“But I am a humorist, a joker, an acrobat, a provocateur. My works turn double somersaults to please. I am a circus, lyricism, poetry, horror, riots, games—what more do you want? I am difficult, I admit. When I can’t be otherwise. But if there is a man who writes in the mortal terror of being boring, I am he!”
In 1967, the French editor Pierre Belfond, who created a collection of tape-recorded interviews with well-known artists and writers, decided to consecrate a volume to Witold Gombrowicz, who had just won the Prix International des Éditeurs.
Pierre Belfond asked his young colleague and friend, Dominique de Roux, to interview the writer. Since Witold Gombrowicz was asthmatic and incapable at this point of speaking for long periods of time, he did not agree to the tape recording. Even further, as he and his writing were still widely misunderstood, Gombrowicz preferred to express himself in his own language, Polish.
Dominique de Roux agreed to have Gombrowicz perform the interviews entirely in Polish, responding to questions that they would prepare together.
De Roux made frequent trips to Gombrowicz’s home in Vence, in the south of France.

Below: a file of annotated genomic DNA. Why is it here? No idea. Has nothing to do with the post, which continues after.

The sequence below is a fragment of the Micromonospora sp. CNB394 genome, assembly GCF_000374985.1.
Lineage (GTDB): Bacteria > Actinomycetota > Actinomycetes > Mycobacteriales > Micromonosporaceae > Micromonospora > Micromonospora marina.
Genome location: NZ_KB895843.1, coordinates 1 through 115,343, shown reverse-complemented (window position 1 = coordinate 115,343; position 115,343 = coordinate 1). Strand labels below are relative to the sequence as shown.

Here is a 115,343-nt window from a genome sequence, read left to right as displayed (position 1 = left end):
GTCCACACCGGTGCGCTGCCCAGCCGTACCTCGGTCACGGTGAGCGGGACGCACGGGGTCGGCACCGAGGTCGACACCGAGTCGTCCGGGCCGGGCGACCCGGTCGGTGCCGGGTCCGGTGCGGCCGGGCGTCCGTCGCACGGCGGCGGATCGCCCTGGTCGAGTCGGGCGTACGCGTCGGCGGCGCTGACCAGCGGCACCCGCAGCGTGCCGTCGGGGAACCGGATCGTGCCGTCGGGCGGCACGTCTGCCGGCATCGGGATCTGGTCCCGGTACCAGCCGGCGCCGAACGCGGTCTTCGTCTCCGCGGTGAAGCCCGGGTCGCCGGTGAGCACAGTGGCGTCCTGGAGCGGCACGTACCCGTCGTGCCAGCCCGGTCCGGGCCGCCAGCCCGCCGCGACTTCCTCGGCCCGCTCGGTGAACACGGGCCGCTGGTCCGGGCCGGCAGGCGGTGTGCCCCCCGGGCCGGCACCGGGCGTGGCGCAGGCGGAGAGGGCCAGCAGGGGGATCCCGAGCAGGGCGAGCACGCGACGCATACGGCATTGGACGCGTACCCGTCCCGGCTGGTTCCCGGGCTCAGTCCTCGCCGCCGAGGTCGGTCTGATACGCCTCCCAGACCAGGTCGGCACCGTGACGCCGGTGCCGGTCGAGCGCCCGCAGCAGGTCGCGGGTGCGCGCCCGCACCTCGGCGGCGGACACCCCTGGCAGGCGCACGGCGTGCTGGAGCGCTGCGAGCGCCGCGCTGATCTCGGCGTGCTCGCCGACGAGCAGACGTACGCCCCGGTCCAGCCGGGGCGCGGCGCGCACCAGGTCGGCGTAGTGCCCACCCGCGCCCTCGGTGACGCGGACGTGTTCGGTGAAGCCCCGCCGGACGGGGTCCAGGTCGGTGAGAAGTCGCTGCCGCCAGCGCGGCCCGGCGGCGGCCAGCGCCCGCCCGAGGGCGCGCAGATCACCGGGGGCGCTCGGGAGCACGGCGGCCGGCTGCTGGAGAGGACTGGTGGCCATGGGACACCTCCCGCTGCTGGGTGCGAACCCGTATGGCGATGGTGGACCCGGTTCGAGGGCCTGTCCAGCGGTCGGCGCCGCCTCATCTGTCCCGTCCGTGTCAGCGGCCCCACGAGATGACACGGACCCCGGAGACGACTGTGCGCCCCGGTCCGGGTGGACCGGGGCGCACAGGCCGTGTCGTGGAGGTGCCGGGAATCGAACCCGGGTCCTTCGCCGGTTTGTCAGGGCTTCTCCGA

“I repeat what I wrote in my diary: ‘The purpose of literature is not to solve problems but to set them.’”
Dominique de Roux is the co-author of this book of interviews, which was first published in French by Pierre Belfond in 1968, translated by Koukou Chanska and François Marié, under the title Entretiens avec Witold Gombrowicz (Interviews with Witold Gombrowicz).
In 1977, following Dominique de Roux’s death, Pierre Belfond changed the title to Testament: Entretiens avec Dominique de Roux (published as A Kind of Testament: Interviews with Dominique de Roux in English). This is still the current title.
The Polish edition was published the following year by Kultura’s Literary Institute in Paris, just before Witold Gombrowicz’s death.
Later, the correspondence between Dominique de Roux and Witold Gombrowicz and de Roux’s introductions written for the 1968 and 1977 editions were added to A Kind of Testament.
“I became ‘the poet of form.’
I amputated myself from myself.
I discovered man’s reality in this unreality to which he is condemned.”